Some movies aren’t designed to win Oscars or be particularly groundbreaking. Sometimes, they are simply engineered to make you feel something or take you back to a place where movies were simple and provided escapism. They may remind you of something in your life or someone else’s.
The Judge is as sappy as a brand new bottle of maple syrup, but the performances of Robert Downey Jr. and Robert Durvall elevate a been there seen that script and plot and take it to another level. As a father and son colliding over a murder case after the mom dies, Downey Jr. and Duvall make you feel everything. We may not see them do this again so this film is a real treat.
David Dobkin’s direction does a good job of telling the camera where to be so the actors can act the shit out of a script(written by Nick Schenk and Bill Dubuque) with a few good one liners but mostly patched together from past courtroom dramas with a tinge of romance involved for in the final bake. The studio knew what it was doing when it green lit this picture. RDJ and Duvall, a pair of veteran maestros, volleying lines back and forth with a little extra on each stroke. That’s lightning in a bottle. It never feels like a waste. Billy Bob Thornton stops in as the opposing lawyer, a crocodile in a suit. He’s serviceable just like Vera Farmiga and Vincent D’Onofrio are as an old flame and brother of RDJ. They serve as filler for the real show and that’s Downey and Duvall.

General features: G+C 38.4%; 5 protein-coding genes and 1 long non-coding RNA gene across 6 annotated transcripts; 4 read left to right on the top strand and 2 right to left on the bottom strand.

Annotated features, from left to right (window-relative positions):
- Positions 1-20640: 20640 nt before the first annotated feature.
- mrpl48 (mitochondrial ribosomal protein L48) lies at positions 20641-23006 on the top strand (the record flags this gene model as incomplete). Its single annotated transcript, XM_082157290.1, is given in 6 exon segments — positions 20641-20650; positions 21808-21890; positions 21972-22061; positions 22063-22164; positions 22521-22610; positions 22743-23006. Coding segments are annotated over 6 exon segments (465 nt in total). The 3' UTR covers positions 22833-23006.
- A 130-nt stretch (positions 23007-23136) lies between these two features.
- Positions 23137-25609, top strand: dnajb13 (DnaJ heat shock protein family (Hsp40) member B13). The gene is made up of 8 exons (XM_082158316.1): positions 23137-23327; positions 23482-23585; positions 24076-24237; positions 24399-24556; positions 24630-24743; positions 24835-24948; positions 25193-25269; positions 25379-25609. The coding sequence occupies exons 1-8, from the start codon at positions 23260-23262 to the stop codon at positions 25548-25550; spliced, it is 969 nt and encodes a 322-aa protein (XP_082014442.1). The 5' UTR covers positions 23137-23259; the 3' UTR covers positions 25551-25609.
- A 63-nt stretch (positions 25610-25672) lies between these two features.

He’s a hotshot young defense attorney who makes a living keeping bad men out of jail until he ends up defending a dad he despises for vehicular manslaughter. The details are fuzzy at first but by the time they materializes into something halfway familiar, you don’t mind. You are watching a couple of pros work the circuit court.
The Judge is riddled with cliches and full of holes and familiar territory but it survives on great acting. A dynamic duo that is hard to miss. While the film doesn’t do anything new, the pairing of Downey Jr. and Duvall make it it seem fresh.
The soundtrack didn’t hurt the visuals, carrying a score from my favorite composer, Thomas Newman. He can do more with a couple of piano players than most composers can with eighteen different musicians. Bon Iver’s soulful track “Holocene” is used very effectively, and made me think of my late grandmother, Meme. Like I said, some films aim for the heart and hope they get close enough to the bullseye to make you care.
The Judge isn’t gold on the ceiling but it’s quite far from crap. Grab it at Redbox for the bargain price of 1.63.
*The Joe Louis documentary, Joe Louis: American’s Hero…Betrayed, is powerful and informative. I had no clue the country used him as a stage show before World War II and then piledrived him with taxes until he was old and couldn’t make money in the ring. A man who charged a country by beating Max Schmeling before Hitler started a war should have gotten some better protection but back then, people carried more than hate. They carried venom. Louis was a hero and got kicked in the ribs. Sad but true 80 minutes of painful history narrated by the one and the only Liev Schreiber.
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